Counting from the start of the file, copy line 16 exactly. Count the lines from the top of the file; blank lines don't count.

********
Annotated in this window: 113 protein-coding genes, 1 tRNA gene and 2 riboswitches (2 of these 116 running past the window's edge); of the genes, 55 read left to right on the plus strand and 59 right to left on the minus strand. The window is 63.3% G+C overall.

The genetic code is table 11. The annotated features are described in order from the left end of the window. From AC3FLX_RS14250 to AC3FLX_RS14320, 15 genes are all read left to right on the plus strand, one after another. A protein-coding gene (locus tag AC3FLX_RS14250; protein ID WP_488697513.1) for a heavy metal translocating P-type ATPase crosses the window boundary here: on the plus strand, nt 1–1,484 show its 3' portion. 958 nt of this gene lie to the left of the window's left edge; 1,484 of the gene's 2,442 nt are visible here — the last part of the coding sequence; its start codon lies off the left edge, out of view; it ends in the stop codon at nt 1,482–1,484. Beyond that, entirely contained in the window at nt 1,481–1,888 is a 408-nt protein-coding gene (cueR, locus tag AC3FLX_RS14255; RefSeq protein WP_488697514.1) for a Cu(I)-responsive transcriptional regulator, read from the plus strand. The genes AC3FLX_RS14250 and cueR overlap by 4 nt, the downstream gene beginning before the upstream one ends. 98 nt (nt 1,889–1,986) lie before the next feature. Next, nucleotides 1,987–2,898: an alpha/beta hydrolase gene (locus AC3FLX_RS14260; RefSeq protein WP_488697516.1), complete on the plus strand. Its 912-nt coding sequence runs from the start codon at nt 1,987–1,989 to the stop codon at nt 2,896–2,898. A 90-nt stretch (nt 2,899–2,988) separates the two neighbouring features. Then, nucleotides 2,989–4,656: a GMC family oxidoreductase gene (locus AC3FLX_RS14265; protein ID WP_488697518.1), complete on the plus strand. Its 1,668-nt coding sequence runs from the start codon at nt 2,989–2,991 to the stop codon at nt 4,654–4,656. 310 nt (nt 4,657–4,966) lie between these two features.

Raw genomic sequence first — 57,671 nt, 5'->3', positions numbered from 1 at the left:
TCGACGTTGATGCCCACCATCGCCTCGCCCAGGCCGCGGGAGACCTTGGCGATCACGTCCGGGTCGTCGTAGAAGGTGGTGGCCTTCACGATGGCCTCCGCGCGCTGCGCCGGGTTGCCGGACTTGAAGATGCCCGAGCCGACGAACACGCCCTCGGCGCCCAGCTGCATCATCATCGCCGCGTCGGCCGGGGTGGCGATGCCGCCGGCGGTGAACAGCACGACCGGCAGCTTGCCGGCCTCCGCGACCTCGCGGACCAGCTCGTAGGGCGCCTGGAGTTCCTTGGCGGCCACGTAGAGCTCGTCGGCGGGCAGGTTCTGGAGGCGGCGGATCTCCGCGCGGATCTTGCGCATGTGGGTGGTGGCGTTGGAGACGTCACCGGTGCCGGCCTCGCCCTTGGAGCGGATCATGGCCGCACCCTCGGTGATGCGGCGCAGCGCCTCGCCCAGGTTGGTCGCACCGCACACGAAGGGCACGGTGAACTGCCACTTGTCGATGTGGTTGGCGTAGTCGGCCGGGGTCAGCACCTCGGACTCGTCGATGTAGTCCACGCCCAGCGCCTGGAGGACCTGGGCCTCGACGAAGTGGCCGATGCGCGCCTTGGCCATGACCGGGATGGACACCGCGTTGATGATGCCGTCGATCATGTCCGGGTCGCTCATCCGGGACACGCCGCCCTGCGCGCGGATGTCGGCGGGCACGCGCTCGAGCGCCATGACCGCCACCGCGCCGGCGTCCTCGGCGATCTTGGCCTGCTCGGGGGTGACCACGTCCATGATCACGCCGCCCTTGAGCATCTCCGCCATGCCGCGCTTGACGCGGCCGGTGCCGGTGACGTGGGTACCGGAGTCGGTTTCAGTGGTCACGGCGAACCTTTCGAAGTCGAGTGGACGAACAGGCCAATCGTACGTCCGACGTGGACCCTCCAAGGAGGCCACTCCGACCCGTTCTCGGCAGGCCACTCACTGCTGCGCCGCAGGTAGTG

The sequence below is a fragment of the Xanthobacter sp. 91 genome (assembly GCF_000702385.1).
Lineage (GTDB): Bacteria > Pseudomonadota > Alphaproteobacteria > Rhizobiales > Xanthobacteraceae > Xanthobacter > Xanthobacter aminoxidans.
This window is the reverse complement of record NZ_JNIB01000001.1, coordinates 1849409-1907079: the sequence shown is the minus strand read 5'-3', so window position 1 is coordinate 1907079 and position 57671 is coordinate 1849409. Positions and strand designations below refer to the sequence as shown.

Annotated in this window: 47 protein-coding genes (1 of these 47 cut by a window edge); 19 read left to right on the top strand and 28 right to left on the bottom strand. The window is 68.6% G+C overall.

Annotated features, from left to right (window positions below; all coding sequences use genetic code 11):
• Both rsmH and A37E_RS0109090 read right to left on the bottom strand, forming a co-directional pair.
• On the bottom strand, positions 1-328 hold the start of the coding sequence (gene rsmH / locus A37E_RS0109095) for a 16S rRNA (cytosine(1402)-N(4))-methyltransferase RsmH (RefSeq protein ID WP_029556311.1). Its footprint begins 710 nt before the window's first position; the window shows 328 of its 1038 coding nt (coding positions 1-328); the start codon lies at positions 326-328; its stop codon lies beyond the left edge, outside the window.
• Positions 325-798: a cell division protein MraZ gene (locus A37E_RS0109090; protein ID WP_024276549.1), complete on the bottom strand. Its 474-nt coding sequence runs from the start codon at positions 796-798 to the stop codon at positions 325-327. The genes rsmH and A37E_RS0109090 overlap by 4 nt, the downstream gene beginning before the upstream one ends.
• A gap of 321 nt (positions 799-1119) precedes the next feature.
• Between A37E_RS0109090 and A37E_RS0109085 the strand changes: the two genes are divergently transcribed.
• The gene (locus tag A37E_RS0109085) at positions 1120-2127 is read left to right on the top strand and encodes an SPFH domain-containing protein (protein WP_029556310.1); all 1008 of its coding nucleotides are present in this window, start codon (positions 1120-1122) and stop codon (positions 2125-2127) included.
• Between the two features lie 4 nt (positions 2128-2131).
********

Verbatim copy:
• Between the two features lie 4 nt (positions 2128-2131).